Maybe that’s why his end falls flat when seen in the light of the trilogy’s relationship to Soviet history. Higgins centres the push-and-pull of the Vlast’s unnatural, trauma-ridden development in the mechanisms of totalitarianism but outside the communist principles that underpinned the way those mechanisms particularly developed in Eastern Europe. Maybe this is just a part of a trend among British Marxists to separate socialism from the Soviet Union as distinct, incompatible entities, and that Marxism does not ultimately matter when interpreting the history of the Soviet Union because the Russian version wasn’t “true” Marxism at all. But I take a more positive interpretation: that Higgins is using the fantasy of the Vlast to universalize the Soviet experience and use that history and cultural baggage to bring about familiarity through strangeness. That way, we see through this Russian-coloured world the contradictions and issues that ultimately affected the world at large as we entered into the nuclear age.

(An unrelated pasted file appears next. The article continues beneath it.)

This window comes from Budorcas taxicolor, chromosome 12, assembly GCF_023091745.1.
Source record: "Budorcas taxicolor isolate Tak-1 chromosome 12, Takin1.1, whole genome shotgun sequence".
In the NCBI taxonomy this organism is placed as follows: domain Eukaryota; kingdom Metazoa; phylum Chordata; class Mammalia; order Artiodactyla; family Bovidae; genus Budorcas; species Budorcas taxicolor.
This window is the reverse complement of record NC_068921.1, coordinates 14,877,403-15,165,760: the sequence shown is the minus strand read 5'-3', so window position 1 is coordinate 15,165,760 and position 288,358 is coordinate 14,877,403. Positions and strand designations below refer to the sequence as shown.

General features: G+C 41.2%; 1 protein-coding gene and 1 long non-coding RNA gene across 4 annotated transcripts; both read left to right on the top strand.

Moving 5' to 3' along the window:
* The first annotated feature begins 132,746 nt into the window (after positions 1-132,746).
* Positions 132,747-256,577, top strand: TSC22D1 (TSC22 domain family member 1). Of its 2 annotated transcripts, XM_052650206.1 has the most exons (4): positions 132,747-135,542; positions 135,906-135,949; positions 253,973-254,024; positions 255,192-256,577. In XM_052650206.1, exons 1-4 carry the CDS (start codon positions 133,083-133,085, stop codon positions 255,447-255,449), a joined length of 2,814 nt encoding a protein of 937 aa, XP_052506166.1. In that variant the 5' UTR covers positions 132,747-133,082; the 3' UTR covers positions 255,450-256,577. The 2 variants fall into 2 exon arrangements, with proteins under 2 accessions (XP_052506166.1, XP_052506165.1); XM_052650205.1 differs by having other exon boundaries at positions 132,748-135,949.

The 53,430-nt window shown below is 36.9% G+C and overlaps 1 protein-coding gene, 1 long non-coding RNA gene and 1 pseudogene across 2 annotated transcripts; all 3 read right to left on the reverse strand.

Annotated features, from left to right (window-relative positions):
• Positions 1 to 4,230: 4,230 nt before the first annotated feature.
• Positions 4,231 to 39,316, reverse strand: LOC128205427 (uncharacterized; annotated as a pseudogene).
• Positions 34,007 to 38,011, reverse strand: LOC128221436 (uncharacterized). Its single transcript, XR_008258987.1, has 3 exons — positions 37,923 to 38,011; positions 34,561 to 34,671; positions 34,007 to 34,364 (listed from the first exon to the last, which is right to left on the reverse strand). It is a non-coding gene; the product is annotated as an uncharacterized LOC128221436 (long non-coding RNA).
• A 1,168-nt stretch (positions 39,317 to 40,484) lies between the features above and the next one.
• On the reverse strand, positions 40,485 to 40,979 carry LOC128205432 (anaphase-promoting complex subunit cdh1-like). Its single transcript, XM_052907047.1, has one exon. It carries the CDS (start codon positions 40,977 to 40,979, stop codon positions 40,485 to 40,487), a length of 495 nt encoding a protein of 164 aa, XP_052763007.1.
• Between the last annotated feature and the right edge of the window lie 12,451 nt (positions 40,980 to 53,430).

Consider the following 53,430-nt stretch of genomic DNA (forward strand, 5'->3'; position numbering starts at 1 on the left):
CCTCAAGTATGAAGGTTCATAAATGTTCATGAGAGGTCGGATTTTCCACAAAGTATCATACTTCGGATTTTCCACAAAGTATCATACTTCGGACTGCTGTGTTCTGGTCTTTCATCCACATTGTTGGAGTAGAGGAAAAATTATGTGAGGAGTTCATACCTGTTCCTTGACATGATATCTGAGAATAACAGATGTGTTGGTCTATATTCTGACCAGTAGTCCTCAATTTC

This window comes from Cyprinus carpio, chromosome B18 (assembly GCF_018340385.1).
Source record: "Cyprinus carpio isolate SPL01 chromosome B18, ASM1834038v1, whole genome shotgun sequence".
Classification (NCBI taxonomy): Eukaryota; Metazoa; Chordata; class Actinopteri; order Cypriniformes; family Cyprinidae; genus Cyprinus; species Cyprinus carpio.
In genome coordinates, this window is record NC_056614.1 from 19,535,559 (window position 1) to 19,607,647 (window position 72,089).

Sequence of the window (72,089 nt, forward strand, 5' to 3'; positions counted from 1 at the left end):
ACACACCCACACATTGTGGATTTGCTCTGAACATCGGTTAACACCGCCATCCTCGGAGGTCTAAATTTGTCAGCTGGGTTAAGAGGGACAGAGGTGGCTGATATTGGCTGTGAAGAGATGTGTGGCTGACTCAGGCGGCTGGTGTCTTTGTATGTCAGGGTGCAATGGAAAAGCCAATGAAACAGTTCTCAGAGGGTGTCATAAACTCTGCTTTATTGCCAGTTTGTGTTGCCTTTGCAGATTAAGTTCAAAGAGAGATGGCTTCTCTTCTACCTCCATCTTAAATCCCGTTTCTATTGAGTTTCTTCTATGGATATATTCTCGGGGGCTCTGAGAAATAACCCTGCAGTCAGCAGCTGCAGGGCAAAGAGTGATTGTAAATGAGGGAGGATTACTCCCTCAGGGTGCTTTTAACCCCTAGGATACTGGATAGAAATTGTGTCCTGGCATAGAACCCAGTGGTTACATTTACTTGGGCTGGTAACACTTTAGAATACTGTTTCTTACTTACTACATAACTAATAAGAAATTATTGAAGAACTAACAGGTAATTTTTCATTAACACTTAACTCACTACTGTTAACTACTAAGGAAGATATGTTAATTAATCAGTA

And that, I hold, is what makes Wolfhound Empire worth reading.
It’s sloppy, overstuffed, filled with loose and dangling ends (Why did we waste so much time with Lom trying to get information that we already knew, and was ultimately meaningless?), but it has something to say, and Higgins is so utterly committed to saying it that you can’t help but follow.
Alasdair: I suppose it is something of a testament to the sloppy, overstuffed, and idiosyncratic nature of this trilogy that we’ve spent almost the entirety of this review talking more about the antagonist of the final novel than either of the erstwhile protagonists. Still, in spite of all my criticisms, I agree with your ultimate assessment of Wolfhound Empire. As I mentioned in our review of Truth and Fear, there is a lot stuffed into these three books, and perhaps the form of a three-volume fantasy trilogy was the wrong shape for this story to take. Still, I do have a soft spot for works that are both flawed and captivating, and even while I still don’t quite understand all of what Higgins was doing with his story, I have not been as enthralled by a work of fantasy since Ian R. Macleod’s The Light Ages and House of Storms.